At first she made partnerships with other social enterprises who were the first to ‘get’ the purpose of Well Grounded. Through UnLtd, a lottery funded programme that supports social entrepreneurs, she found a mentor, a chief financial officer at an international bank.

Now the business has partnerships with more than 40 employers, from specialist coffee shops and small independents to bigger chains and suppliers.

Through Poplar Harca, an award-winning housing association in East London, Well Grounded receives a grant and workshop space. In return, they run training sessions for young people in Poplar, a London borough where a high percentage of young people live in poverty.

Eve wants to open a second coffee academy in London before the end of the year and start moving from voluntary funding to trade funding, through contracts with colleges, private training sessions and other events. Well Grounded is also working on opening an online store to sell branded KeepCups.

The team has developed an eight-week programme to teach trainees all the technical details of making and serving coffee, which end with a professional, internationally recognised qualification. But they also learn soft skills such as dealing with customers and taking stock of their own mental health.

“It’s not just practical skills, it’s about how you stay in a positive frame of mind,” Natasha says. “They say, ‘If you’re not in a frame of mind, tell us’.”

Trainees are asked to reflect daily on their feelings using a learning cycle, where they are encouraged to do something, observe how it makes them feel, then try something else based on that experience.

This idea was so effective for Robin Wilkinson, a 22-year-old from London, that she has since used it in her day to day life. “I started writing similar things like, ‘What did I do today, what have I learnt’,” she says. “It really helped me to just be a happier person.”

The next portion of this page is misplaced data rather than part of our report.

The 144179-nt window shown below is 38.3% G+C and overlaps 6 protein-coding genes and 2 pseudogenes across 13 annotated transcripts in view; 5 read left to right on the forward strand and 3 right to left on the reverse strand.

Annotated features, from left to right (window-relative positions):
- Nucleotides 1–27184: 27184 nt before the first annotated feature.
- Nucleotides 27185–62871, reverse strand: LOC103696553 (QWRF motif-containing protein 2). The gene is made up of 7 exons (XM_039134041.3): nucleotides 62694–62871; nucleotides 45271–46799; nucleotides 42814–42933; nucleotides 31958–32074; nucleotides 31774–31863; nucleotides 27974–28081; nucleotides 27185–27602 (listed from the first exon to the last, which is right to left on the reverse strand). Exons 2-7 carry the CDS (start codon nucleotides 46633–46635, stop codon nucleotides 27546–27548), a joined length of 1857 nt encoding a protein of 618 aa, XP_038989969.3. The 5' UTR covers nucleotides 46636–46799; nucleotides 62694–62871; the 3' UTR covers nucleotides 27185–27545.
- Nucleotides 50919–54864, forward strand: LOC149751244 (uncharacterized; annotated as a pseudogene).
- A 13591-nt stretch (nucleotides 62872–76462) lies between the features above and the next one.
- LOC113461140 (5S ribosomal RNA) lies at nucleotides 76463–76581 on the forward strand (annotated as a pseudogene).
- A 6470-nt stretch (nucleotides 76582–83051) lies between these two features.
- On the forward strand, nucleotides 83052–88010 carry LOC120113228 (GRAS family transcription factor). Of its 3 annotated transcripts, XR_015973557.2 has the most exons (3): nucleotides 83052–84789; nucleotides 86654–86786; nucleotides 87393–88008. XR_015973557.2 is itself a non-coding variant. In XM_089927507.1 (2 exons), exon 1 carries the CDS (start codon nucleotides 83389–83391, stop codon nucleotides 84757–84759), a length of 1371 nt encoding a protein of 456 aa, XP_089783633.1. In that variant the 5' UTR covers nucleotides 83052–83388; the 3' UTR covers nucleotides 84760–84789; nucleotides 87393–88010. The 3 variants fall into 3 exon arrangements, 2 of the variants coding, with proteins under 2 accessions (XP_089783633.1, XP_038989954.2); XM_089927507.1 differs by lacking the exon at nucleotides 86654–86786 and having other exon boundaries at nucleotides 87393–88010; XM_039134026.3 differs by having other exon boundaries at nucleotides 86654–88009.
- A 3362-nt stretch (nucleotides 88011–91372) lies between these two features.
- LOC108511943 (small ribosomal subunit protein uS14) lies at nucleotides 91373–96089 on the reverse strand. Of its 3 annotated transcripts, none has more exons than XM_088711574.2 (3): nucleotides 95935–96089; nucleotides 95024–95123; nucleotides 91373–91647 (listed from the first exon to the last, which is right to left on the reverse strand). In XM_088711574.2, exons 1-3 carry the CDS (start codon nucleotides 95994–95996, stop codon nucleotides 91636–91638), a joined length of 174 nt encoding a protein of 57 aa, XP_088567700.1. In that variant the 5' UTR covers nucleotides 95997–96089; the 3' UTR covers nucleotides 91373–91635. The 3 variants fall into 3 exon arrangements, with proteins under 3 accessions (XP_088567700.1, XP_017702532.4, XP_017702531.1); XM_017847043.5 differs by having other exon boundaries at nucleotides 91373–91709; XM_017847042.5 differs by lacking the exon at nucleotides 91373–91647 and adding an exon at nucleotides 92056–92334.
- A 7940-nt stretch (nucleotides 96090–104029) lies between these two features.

Robin learned of Well Grounded through a friend who had gone on the programme. She was 22 and going from job to job. “I wasn’t in a very stable mindset. I wasn’t very happy,” she remembers.

She thought Well Grounded could help her find stable work, so she got in touch and was invited to an assessment day along with 40 other applicants. She remembers feeling, straight away, that she was being talked to as an equal, and although she felt shy she was happy to take up a free training place when it was offered to her.

“I hadn’t been in education and enjoyed it for a while, so it was nice to want to learn,” she says. “That was fun.” Thanks to the programme, Robin has a part-time job at the Luminary Bakery in Hackney, which offers disadvantaged women training, work experience and employment in the bakery. It’s early days, but she hopes to save her earnings to eventually go travelling.

She reads me a poem she wrote about Well Grounded: “Growing up in London can be tough when you are alone,” it reads. “But Well Grounded found me. No one has ever believed in me, let alone believed in me as much as these guys. I’m used to people giving up on me. They actually want me to flourish.”

*Some names have been changed